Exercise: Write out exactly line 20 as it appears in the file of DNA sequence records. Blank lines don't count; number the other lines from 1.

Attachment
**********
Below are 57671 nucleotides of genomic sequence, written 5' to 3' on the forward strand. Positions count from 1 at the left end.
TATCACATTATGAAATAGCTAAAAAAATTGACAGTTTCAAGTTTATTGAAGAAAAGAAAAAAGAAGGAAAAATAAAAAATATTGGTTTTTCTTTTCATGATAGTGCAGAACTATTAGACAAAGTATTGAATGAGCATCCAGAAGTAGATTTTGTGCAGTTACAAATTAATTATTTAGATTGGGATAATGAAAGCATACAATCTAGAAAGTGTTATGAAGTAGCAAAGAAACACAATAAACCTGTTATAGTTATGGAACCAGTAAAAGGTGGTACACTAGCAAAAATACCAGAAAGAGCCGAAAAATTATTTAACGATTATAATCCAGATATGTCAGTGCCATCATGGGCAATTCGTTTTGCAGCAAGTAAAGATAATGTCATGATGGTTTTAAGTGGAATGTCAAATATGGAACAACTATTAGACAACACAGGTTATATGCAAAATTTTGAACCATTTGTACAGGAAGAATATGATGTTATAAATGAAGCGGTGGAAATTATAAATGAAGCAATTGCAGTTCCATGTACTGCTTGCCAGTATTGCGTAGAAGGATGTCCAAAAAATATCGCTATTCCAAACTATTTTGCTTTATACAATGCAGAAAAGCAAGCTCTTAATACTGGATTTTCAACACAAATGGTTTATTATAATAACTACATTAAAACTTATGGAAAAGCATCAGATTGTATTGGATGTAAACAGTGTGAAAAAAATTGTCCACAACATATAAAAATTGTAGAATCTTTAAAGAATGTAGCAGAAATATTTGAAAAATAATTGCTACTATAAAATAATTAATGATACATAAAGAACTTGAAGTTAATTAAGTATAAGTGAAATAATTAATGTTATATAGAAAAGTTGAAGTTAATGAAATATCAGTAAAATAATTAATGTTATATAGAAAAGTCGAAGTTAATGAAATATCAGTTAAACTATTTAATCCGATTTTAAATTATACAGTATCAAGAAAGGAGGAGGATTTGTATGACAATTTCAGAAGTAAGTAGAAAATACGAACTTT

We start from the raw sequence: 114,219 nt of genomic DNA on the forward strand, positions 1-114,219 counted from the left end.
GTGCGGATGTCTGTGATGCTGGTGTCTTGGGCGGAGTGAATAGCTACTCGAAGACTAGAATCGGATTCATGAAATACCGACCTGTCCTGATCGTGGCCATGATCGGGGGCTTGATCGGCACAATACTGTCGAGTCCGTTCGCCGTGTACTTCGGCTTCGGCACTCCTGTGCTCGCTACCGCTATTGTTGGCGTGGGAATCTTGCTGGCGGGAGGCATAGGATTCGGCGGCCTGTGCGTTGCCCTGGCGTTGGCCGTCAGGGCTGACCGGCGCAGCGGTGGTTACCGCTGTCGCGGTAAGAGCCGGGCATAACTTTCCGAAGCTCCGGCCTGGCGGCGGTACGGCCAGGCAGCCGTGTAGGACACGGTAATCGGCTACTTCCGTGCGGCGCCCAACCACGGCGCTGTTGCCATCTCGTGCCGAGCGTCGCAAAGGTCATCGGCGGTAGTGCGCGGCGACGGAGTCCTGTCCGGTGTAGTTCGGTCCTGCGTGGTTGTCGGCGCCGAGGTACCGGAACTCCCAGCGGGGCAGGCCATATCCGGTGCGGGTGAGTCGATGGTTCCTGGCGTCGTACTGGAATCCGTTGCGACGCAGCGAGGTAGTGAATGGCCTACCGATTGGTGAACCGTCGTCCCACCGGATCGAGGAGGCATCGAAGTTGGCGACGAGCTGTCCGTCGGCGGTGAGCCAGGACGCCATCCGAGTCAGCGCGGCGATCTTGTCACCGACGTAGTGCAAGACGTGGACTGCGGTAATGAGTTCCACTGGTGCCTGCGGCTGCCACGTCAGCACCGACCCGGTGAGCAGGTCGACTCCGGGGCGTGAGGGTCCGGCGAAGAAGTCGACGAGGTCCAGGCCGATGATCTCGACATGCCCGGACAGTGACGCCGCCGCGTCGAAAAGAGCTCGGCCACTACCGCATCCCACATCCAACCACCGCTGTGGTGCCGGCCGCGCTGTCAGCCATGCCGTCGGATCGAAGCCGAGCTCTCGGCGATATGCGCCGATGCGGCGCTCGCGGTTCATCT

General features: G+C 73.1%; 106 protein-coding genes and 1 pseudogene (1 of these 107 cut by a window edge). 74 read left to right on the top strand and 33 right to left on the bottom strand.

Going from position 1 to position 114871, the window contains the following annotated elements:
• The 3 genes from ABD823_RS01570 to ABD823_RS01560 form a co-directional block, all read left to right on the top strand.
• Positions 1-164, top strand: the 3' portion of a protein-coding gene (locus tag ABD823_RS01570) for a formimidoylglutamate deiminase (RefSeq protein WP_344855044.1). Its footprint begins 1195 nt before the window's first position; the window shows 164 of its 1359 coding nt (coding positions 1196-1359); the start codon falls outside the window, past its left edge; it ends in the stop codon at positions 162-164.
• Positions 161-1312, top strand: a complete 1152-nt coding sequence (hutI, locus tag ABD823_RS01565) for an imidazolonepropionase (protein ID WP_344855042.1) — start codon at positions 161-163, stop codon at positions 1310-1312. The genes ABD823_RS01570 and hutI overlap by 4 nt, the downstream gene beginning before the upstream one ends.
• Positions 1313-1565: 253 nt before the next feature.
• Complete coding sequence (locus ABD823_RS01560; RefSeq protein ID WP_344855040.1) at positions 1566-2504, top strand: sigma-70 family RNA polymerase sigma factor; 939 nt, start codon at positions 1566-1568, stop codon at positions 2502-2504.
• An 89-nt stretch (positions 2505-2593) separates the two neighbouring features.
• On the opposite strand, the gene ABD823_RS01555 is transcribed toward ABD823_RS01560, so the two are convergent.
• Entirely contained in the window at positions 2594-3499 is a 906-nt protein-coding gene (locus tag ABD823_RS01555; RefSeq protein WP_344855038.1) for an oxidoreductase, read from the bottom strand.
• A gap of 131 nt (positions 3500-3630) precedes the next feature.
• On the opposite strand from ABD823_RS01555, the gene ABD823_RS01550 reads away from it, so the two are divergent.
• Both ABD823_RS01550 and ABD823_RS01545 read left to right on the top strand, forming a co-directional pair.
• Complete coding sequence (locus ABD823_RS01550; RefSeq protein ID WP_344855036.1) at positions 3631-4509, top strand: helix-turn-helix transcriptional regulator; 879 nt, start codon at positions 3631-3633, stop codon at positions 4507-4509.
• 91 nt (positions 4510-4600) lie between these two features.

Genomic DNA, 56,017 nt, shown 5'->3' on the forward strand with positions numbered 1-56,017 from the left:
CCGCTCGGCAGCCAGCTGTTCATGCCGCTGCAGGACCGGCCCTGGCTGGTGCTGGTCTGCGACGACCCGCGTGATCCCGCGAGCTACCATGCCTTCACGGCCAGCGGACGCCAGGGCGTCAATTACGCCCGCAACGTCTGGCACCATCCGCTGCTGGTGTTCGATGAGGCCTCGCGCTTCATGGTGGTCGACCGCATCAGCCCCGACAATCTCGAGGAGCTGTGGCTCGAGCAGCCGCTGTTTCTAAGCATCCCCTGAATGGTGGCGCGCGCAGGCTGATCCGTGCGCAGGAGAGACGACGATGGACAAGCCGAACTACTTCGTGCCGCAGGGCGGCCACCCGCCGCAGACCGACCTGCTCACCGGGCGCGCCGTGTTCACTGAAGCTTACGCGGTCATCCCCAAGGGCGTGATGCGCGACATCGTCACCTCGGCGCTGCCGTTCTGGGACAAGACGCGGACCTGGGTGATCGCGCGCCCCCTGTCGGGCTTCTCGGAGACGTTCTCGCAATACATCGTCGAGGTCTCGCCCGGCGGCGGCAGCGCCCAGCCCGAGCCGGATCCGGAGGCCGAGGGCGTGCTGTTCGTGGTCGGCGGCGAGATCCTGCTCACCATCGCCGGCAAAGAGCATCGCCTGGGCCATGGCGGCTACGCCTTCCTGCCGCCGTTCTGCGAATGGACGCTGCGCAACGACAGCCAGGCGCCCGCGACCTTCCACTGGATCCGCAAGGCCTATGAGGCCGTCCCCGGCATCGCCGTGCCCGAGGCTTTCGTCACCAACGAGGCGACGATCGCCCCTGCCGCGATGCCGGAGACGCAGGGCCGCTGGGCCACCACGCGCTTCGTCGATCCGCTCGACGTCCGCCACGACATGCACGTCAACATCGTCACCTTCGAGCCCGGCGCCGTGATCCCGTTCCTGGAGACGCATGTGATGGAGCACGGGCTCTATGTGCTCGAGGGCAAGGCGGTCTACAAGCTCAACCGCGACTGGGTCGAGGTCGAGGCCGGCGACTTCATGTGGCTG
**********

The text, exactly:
Genomic DNA, 56,017 nt, shown 5'->3' on the forward strand with positions numbered 1-56,017 from the left: